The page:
Cell Mechanics

Scientists involved: Prof. Dr. Martin Bastmeyer, Dr. Kai Weißenbruch, Magdalena Fladung, Lucie Mißbach

Intracellular forces generated by the actomyosin system act in fundamental cellular processes including morphogenesis, cell migration, cell adhesion and cytokinesis. Class II non-muscle myosins (NM II) are the primary contractile proteins in eukaryotic nonmuscle cells. 

Mammalian cells express up to three different isoforms of NM II which differ in their biochemical features but largely overlap in spatial and temporal activity by assembling into homotypic as well as heterotypic bipolar minifilaments. Moreover, structure and molecular composition of the actomyosin system are highly dynamic and undergo a permanent remodelling. Therefore, a detailed understanding of how contractile units are coordinated on a subcellular scale is still missing. We are investigating how the actomyosin system emerges, how it is organized and how it ultimately guides processes like morphogenesis and cell migration.


Mechanoresponsive stress reactions of non-muscle cells

Manipulating single cells is primarily important to understand how they behave at higher-complexity levels, i.e. in tissues and organs.  A challenging step towards the realization of controlled systems to study single cells in three dimensions is the implementation of techniques allowing for the precise positioning of distinct cell types in a 3D microenvironment.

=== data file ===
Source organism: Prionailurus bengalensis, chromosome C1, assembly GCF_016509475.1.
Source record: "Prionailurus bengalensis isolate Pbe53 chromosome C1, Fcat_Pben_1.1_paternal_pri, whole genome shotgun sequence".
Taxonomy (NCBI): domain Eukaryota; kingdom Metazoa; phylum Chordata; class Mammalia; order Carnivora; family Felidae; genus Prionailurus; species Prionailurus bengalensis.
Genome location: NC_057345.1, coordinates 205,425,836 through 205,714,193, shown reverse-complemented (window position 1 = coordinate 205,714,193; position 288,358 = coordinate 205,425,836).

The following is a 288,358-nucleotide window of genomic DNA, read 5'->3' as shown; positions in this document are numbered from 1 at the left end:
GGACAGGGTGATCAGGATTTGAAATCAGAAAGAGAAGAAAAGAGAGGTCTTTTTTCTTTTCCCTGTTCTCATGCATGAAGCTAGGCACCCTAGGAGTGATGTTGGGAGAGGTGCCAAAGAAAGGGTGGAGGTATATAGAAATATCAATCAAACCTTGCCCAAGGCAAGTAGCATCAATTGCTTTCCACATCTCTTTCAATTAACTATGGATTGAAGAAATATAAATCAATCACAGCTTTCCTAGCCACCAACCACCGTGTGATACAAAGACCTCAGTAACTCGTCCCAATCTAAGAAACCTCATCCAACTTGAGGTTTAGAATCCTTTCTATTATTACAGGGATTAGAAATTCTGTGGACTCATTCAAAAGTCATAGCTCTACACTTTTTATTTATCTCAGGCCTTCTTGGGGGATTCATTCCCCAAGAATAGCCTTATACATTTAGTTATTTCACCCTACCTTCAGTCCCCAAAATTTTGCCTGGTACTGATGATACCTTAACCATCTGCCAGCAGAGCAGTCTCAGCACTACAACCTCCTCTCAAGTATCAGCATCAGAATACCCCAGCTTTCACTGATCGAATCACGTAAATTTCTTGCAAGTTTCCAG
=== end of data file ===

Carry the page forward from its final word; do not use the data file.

By using polymeric materials with different affinity to proteins of the extracellular matrix (ECM), it is possible to exploit 2PL to realize 3D scaffolds with defined geometries and cell-adhesive and cell-repulsive regions (figs. A-B). This allows to carefully control cell shape and functions, as well as to investigate different behaviours (e.g. direction and intensity of exerted forces, activation of selected pathways). 
We developed a method to apply mechanical stretch-release cycles to single cells. Using phase contrast and 3D AiryScan fluorescence imaging, we monitor the cellular response dynamics during tensional homeostasis with both, high spatial and temporal resolution. Collecting this information allows us to i) extract the cellular forces exerted by the cells and ii) monitor the dynamic rearrangement of the contractile units with subcellular resolution.


Modelling of cell shape and cell forces (in cooperation with Prof. Dr. Ulrich Schwarz, Heidelberg)

Experimental data collected on structured substrates were complemented by theoretical models about cell shape formation, cellular forces and molecular dynamics of NM II molecules. In cooperation with the group of Prof. Ulrich Schwarz (Institute for Theoretical Physics and BioQuant, University Heidelberg), methods and concepts from mechanics, stochastic dynamics and non-linear dynamics were applied to theoretically describe the experimental data. Our goal is to gain a systems level understanding of how individual contractile units are coordinated to generate forces that determine the cellular phenotype.


Further reading:
Link, R., Weißenbruch, K. et al. (2023). Cell Shape and Forces in Elastic and Structured Environments: From Single Cells to Organoids. Advanced Functional Materials, https://doi.org/10.1002/adfm.202302145.
Weißenbruch, K., et al. "Nonmuscle myosin IIA dynamically guides regulatory light chain phosphorylation and assembly of nonmuscle myosin IIB." European Jornal of Cell Biology (2022): 151213.
Weißenbruch, K., et al. "Distinct roles of nonmuscle myosin II isoforms for establishing tension and elasticity during cell morphodynamics." eLife (2021): 10:e7188